China examines milk powder 'premature puberty' reports
China's government is investigating reports that a brand of powdered milk caused infant girls to grow breasts.
It is being alleged that hormone-tainted milk from Synutra International caused several cases of premature puberty in Hubei province.
The Chinese firm, whose shares fell by up to 35% on the news, strongly denies its products were tainted.
Food safety problems involving milk powder and other products have alarmed Chinese consumers in recent years.
Two years ago, the chemical compound melamine was found in milk products made by 22 Chinese firms. Hundreds of thousands of children were poisoned and six died.
A panel of nine experts on endocrine, paediatric and food safety issues had been assembled to investigate the tainted milk allegations, the health ministry announced on Thursday.
The ministry was "directly investigating the claimed premature puberty cases at the request of Hubei province" and would publish its conclusions "soon", it said.
Samples taken from the market where the milk powder was purchased, as well as from the homes of the infant girls, were already being tested, it added.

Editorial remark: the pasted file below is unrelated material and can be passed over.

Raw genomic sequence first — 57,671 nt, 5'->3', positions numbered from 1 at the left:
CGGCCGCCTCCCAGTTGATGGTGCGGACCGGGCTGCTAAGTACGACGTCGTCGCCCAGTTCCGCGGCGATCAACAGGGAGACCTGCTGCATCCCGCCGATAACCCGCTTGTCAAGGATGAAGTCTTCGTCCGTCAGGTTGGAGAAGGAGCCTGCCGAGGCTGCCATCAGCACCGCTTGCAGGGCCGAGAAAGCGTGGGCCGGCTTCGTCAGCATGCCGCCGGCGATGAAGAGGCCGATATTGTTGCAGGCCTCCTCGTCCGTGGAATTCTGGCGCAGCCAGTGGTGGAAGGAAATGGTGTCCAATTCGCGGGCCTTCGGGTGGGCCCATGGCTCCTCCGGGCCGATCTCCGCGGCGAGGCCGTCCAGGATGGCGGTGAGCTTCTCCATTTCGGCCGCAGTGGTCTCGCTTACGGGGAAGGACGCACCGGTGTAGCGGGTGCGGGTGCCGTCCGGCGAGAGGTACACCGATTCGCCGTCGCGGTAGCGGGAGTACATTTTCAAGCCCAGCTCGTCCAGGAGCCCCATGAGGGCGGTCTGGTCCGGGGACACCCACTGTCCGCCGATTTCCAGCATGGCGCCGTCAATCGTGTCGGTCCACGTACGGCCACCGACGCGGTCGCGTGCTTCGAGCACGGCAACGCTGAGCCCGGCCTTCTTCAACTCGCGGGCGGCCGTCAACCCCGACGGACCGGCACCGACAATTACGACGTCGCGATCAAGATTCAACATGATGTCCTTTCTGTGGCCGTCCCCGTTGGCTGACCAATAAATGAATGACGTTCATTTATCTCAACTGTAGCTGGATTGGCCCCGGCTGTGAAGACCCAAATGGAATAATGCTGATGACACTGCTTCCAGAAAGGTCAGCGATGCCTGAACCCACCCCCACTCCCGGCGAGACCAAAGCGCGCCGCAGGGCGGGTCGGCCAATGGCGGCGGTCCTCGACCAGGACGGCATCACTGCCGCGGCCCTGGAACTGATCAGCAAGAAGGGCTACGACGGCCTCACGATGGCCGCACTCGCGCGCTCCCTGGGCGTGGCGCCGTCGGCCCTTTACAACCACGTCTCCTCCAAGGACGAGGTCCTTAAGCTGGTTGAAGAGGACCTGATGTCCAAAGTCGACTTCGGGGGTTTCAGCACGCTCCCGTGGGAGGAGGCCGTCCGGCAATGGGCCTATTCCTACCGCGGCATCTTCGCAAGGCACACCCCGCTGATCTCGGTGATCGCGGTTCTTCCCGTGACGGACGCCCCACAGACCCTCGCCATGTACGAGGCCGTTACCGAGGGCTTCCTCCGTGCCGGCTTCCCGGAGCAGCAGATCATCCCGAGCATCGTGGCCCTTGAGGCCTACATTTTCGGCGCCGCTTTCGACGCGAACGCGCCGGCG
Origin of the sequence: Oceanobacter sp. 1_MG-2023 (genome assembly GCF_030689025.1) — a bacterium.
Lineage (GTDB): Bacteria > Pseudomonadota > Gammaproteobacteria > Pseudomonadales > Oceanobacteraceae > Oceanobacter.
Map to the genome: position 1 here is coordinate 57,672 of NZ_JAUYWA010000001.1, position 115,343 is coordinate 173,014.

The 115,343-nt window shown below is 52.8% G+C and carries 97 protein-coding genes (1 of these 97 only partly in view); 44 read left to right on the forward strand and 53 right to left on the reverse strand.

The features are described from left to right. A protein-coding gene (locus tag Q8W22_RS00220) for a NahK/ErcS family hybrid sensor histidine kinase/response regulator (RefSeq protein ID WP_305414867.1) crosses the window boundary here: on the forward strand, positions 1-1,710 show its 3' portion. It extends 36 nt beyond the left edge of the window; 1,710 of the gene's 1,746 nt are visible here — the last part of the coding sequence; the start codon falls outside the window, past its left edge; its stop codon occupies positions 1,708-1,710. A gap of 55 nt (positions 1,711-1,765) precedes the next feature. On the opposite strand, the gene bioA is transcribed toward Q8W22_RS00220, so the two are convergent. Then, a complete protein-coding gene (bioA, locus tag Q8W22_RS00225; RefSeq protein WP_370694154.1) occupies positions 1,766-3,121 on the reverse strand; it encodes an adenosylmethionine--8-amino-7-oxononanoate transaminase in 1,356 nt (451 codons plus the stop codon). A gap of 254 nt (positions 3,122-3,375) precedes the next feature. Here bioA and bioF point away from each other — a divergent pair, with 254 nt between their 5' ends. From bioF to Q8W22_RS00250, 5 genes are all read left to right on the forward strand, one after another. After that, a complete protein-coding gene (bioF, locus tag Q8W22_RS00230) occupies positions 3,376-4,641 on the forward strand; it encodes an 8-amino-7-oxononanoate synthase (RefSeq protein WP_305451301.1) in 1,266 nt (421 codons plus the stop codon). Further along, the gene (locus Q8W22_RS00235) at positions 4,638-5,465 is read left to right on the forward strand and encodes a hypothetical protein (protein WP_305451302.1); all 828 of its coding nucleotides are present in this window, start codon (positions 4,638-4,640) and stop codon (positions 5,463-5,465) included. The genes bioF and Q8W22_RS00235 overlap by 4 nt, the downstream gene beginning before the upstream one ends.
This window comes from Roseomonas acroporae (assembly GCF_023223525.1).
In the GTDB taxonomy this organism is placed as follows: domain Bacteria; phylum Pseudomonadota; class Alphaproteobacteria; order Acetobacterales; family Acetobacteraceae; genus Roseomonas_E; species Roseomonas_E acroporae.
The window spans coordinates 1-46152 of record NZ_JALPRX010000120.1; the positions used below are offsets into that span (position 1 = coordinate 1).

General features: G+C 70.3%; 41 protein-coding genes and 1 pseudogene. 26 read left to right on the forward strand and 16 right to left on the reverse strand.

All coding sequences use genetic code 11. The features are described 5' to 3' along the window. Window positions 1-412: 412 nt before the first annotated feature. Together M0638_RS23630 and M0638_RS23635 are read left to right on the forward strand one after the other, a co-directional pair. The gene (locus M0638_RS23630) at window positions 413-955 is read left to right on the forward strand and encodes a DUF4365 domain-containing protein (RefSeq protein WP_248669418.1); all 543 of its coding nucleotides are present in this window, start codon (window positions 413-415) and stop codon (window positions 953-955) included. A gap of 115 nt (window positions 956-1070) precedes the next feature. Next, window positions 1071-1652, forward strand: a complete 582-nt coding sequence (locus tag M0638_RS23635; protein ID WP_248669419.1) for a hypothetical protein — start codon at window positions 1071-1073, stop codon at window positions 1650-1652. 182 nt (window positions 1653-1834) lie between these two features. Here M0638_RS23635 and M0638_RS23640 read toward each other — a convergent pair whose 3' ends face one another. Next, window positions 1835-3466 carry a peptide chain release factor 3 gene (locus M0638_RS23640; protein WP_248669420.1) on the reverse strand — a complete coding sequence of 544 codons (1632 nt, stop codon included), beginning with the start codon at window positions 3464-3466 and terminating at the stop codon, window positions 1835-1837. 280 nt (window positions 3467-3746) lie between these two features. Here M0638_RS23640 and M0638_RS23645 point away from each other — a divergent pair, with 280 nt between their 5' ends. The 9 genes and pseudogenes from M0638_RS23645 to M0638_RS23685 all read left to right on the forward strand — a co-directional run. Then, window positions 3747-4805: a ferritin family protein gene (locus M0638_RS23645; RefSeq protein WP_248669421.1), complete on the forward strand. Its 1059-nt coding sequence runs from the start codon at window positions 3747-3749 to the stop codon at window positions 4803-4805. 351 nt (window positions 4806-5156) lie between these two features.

China Daily, the country's leading state-owned English-language newspaper, reported the cases in Hubei this week, quoting from a report by the Beijing-based Health Times newspaper.
At least three infants in Hubei were found to have abnormal levels of the hormones estradiol and prolactin, which stimulates the production of breast milk, Health Times reported.
The infants' parents feared that their conditions were linked to their milk powder, produced by Synutra, and a leading children's doctor in the region was quoted by Health Times as calling for the powder to be analysed.
On Tuesday, the father of a 13-month-old girl in Beijing told China Daily his daughter had been diagnosed with symptoms of premature puberty.
Wang Gang was quoted by the paper as saying he was "furious at Synutra".
'Unwavering product quality'
The chairman of Synutra, Liang Zhang, has said that there is "no scientific evidence" to support the allegation that Synutra products were responsible for the cases.
"While we offer our sympathy to any families experiencing health challenges, we firmly believe that our products are not involved in the claims recently made, and we feel this media event will pass," he said in a statement.
"We firmly believe they will illustrate our unwavering product quality and commitment to consumer safety."
A food safety expert for the World Health Organization, Dr Peter Ben Embarek, said China's test results were expected within days and that the agency would then examine them.
"At first look, it looks very surprising," he told the Associated Press, adding that this was the first time he had ever heard of such a case.